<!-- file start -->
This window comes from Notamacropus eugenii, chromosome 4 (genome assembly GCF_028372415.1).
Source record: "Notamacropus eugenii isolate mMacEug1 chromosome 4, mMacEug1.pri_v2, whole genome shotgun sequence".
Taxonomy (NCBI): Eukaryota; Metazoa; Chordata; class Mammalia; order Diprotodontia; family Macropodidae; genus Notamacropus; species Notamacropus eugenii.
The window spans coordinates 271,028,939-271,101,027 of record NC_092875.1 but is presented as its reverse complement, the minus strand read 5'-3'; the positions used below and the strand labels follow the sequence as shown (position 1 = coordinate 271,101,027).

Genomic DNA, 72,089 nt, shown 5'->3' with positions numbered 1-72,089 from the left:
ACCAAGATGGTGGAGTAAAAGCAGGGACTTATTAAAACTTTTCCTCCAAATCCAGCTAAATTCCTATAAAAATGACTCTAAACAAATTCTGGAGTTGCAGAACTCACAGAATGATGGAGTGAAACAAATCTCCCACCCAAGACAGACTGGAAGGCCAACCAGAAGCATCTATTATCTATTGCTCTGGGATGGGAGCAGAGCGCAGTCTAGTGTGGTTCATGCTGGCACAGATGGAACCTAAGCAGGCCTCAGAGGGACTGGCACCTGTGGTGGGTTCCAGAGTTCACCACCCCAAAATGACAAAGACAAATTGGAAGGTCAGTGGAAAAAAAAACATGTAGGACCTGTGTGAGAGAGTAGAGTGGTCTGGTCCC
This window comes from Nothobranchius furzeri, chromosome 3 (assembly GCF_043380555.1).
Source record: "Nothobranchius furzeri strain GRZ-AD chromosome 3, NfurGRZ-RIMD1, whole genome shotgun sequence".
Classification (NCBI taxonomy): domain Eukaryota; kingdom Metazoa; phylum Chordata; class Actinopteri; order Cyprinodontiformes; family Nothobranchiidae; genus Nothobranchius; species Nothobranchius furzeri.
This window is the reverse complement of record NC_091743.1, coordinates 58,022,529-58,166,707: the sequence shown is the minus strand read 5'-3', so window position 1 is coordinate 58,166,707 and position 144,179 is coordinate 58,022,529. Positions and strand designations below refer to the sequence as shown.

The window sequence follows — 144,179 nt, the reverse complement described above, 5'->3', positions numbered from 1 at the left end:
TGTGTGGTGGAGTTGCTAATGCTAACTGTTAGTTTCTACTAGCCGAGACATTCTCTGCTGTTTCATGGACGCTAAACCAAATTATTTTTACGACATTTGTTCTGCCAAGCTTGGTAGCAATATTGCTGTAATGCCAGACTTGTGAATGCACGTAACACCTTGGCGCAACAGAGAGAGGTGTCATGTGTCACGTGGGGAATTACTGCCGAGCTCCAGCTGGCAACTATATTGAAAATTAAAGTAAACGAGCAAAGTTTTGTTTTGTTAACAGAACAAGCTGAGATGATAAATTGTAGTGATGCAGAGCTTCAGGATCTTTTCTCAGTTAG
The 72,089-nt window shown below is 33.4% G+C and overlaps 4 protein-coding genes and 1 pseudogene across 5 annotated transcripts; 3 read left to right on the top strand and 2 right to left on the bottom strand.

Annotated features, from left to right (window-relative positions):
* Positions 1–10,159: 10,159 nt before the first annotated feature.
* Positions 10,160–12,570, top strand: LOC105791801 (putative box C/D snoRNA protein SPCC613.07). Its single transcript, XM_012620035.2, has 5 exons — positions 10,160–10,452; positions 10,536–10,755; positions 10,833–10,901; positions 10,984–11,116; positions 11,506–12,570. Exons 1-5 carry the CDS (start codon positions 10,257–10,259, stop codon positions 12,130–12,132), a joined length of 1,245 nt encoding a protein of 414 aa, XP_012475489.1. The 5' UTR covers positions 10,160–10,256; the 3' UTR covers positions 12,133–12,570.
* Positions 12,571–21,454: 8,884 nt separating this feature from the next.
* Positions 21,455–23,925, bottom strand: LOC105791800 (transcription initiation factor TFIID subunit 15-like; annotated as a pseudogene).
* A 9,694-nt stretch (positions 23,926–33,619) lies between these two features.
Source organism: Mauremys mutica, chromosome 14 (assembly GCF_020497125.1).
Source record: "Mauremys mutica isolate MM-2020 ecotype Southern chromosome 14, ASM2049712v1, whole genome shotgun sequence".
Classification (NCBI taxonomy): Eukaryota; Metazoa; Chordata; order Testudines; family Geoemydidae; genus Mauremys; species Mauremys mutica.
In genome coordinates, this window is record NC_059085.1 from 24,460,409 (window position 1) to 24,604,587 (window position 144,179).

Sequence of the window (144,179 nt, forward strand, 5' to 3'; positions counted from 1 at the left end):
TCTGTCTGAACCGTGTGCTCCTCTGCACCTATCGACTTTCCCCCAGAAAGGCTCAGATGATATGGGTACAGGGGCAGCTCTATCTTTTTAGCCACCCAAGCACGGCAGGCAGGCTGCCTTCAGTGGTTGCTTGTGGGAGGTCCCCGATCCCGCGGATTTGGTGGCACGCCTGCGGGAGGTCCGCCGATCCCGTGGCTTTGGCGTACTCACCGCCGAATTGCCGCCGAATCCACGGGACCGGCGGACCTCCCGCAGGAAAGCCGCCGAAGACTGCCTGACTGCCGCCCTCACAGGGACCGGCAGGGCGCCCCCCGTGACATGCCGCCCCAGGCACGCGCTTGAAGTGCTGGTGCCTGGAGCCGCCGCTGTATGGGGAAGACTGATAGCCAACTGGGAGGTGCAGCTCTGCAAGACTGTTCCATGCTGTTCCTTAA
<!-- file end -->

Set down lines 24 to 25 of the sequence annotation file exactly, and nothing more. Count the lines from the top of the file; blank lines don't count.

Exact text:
Sequence of the window (144,179 nt, forward strand, 5' to 3'; positions counted from 1 at the left end):
TCTGTCTGAACCGTGTGCTCCTCTGCACCTATCGACTTTCCCCCAGAAAGGCTCAGATGATATGGGTACAGGGGCAGCTCTATCTTTTTAGCCACCCAAGCACGGCAGGCAGGCTGCCTTCAGTGGTTGCTTGTGGGAGGTCCCCGATCCCGCGGATTTGGTGGCACGCCTGCGGGAGGTCCGCCGATCCCGTGGCTTTGGCGTACTCACCGCCGAATTGCCGCCGAATCCACGGGACCGGCGGACCTCCCGCAGGAAAGCCGCCGAAGACTGCCTGACTGCCGCCCTCACAGGGACCGGCAGGGCGCCCCCCGTGACATGCCGCCCCAGGCACGCGCTTGAAGTGCTGGTGCCTGGAGCCGCCGCTGTATGGGGAAGACTGATAGCCAACTGGGAGGTGCAGCTCTGCAAGACTGTTCCATGCTGTTCCTTAA